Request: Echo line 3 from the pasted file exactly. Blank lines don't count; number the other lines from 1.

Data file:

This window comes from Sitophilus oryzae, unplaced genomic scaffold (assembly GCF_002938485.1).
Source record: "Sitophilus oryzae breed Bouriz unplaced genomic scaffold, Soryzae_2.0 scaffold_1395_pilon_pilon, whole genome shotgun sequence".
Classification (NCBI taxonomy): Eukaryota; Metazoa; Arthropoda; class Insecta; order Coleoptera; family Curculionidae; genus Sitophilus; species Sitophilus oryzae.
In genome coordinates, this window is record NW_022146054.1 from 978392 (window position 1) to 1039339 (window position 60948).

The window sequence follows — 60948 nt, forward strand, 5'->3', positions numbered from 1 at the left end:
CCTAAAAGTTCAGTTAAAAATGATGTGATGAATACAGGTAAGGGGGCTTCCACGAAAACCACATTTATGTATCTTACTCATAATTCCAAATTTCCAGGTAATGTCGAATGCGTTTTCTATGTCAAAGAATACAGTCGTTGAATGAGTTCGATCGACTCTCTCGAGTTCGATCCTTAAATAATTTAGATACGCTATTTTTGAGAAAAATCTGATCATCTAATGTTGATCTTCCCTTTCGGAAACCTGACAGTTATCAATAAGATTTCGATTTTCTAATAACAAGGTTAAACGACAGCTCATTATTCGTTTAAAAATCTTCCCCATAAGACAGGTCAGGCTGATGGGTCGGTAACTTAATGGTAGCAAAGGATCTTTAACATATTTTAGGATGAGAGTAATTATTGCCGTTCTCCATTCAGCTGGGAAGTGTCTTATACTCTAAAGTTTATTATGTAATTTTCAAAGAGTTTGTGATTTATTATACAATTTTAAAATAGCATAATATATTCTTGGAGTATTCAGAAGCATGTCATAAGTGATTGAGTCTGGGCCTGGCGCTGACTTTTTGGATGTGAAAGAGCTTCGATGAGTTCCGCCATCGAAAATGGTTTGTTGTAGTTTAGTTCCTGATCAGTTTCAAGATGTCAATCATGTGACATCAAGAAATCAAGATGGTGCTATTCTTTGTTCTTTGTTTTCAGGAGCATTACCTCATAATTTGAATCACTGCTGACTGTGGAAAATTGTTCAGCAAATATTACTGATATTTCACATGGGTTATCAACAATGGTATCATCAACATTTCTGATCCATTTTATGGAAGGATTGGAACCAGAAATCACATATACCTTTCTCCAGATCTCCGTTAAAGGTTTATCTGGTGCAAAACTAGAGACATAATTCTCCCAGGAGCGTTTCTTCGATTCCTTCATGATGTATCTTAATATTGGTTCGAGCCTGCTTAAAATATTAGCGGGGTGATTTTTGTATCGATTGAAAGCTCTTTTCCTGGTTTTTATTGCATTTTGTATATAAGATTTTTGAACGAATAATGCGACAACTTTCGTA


Classification (NCBI taxonomy): Eukaryota; Metazoa; Arthropoda; class Insecta; order Coleoptera; family Curculionidae; genus Sitophilus; species Sitophilus oryzae.